Netflix: Can You Make Money On It?

According to an April 4th, 2011 report from CNET, many small distributors, consultants and filmmakers are questioning if Netflix is friend or foe.

"You can't make money on it," Tracy Balsz, who consults indie filmmakers on distribution, told CNET. "I tell clients to work through all the channels first and when you reach saturation then go to Netflix."

According to Tracy Balsz, here's how a typical deal for a small film on Netflix might work: When Netflix becomes interested in your film (usually through an aggregator) Netflix will buy a small order of DVDs for the company's home-delivery service as the first step toward a streaming deal. In these cases, Netflix managers might just buy 30 DVDs of your film. The company will buy more if enough customers begin placing the title into their queues. If that film performs well on DVD, the company will stream and for this will pay a flat fee. (Note: Netflix does not currently pay indie filmmakers each time a film is streamed. Instead, payments to filmmakers are negotiated up-front based on demand. And, at Netflix, judging demand starts with customer queues, the area where subscribers list the movies they wish to see. Netflix has also paid more for movies that have generated attention at film festivals or among critics.)

Of the movies that go this "30 DVD to Streaming" route, Balsz said the most she's seen anybody earn from streaming is $20,000. "If you have $2 million in your film, you're not going to pay it off this way," she told CNET.

If $20,000 is an accurate figure - Netflix is clearly not paying enough to pay back most production budgets.

But Netflix is just one outlet. Isn't exposure a good thing that can improve a film's visibility and increase returns on other platforms? Isn't a sale to Netflix a positive development - especially if you consider a Netflix deal just a part of an overall distribution strategy? That's what Gravitas Ventures (a company that has licensed 300 movies to Netflix) founder Nolan Gallagher told CNET: "I would say Netflix is a friend to the indie filmmaker, but you can't think of just Netflix. Along with them, you have to work with other important outlets, such as Comcast, iTunes and Time Warner Cable."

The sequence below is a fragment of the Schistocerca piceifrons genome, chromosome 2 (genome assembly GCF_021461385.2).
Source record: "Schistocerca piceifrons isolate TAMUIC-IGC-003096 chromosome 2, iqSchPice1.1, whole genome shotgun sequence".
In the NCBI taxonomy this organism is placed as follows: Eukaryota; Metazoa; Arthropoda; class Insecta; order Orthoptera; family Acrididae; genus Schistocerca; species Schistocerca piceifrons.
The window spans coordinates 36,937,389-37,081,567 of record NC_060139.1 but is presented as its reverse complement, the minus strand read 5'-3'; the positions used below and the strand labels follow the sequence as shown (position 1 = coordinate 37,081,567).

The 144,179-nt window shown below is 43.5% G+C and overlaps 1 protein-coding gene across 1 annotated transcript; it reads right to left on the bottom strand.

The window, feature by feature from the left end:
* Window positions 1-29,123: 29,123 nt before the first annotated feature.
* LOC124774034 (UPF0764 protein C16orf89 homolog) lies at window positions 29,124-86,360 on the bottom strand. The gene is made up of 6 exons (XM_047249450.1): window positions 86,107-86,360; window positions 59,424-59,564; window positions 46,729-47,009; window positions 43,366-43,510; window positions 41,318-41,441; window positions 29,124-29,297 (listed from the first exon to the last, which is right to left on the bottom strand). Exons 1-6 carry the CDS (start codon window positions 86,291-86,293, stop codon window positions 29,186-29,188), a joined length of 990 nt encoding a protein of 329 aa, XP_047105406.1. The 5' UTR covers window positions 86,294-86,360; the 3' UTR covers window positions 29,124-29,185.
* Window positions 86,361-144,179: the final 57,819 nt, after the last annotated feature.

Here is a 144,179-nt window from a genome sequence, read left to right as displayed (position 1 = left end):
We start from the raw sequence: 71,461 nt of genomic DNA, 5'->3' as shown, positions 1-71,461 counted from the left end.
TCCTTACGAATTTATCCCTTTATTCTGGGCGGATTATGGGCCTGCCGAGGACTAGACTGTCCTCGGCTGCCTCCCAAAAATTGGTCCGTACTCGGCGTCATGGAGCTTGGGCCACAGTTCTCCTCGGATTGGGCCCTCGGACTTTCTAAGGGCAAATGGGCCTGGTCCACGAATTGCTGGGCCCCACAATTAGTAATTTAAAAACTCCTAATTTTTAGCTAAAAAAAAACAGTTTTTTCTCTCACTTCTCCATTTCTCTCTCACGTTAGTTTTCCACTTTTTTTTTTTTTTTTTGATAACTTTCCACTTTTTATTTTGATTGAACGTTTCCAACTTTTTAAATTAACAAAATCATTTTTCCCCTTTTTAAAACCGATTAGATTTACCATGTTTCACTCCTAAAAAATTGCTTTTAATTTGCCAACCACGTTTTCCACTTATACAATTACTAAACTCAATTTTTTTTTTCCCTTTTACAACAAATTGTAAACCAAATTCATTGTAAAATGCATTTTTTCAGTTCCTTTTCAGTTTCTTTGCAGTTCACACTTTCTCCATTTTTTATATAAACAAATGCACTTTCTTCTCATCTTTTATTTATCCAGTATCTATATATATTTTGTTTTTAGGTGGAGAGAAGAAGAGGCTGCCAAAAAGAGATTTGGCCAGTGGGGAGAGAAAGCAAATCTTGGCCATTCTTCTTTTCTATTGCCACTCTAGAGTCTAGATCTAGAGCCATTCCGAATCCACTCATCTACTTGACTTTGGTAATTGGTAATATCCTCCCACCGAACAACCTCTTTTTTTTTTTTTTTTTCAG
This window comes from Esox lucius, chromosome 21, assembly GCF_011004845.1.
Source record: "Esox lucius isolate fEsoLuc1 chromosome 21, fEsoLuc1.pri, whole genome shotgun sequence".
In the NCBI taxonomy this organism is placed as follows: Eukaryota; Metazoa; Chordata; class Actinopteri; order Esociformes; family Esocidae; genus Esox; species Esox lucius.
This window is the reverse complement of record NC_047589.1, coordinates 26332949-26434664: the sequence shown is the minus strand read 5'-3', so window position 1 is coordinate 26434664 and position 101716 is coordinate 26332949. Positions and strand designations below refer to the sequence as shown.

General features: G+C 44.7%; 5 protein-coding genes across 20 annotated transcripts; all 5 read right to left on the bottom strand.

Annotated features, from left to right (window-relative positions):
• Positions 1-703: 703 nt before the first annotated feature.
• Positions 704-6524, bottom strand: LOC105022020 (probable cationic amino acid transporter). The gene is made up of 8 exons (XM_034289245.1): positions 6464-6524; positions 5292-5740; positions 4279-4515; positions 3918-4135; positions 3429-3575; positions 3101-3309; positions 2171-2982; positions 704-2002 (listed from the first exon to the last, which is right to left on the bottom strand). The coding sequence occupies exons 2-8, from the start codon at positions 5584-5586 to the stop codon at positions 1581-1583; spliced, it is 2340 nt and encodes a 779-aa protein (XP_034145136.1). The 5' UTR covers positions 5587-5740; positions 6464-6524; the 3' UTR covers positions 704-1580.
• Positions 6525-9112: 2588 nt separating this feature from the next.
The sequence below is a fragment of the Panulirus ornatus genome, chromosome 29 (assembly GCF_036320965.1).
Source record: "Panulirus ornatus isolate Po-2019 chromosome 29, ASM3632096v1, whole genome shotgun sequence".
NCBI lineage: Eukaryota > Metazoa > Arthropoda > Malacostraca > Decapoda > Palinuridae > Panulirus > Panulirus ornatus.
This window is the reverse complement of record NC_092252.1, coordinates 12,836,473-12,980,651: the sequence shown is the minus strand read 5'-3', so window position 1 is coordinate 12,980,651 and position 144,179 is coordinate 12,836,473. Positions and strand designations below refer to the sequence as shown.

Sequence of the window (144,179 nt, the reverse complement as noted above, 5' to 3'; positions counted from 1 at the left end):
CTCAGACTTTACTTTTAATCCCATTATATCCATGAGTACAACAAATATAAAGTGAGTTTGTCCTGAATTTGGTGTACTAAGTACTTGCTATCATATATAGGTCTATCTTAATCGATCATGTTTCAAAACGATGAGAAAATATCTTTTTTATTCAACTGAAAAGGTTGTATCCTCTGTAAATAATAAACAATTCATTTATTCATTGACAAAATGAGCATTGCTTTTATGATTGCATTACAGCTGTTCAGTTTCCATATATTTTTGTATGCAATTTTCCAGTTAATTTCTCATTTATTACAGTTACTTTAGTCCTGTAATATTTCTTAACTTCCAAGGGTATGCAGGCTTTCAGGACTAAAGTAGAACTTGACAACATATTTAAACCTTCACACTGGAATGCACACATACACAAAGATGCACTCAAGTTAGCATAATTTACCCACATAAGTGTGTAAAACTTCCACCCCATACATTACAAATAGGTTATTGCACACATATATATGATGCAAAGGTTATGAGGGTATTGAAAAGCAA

So, in the welter of choices, where should a Netflix deal fit in? Is it OK to sell to Netflix and then approach other platforms? The CNET article quotes Orly Ravid, the founder of The Film Collaborative, who warns her clients that some distribution outlets might try to use your Netflix deal against you - arguing that the revenue they could have made from your title has been diminished by it's simultaneous availability on Netflix. According to Orly, some big video-on-demand services are asking filmmakers to delay their Netflix distribution. "They're worried about Netflix cannibalizing their windows."


Hannan Aslam said...

Producers usually get the money by borrowing it from a bank or by getting investors to lend money to the movie production. Some producers work for a movie studio; other producers are independent (they do not work for a movie studio).

Henry Kane said...

Hollywood is considered the oldest film industry where earliest film studios and production companies emerged, it is also the birthplace of various genres of cinema—among them comedy, drama, action, the musical, romance, horror, science fiction, and the war epic—having set an example for other national film industries. 123movie

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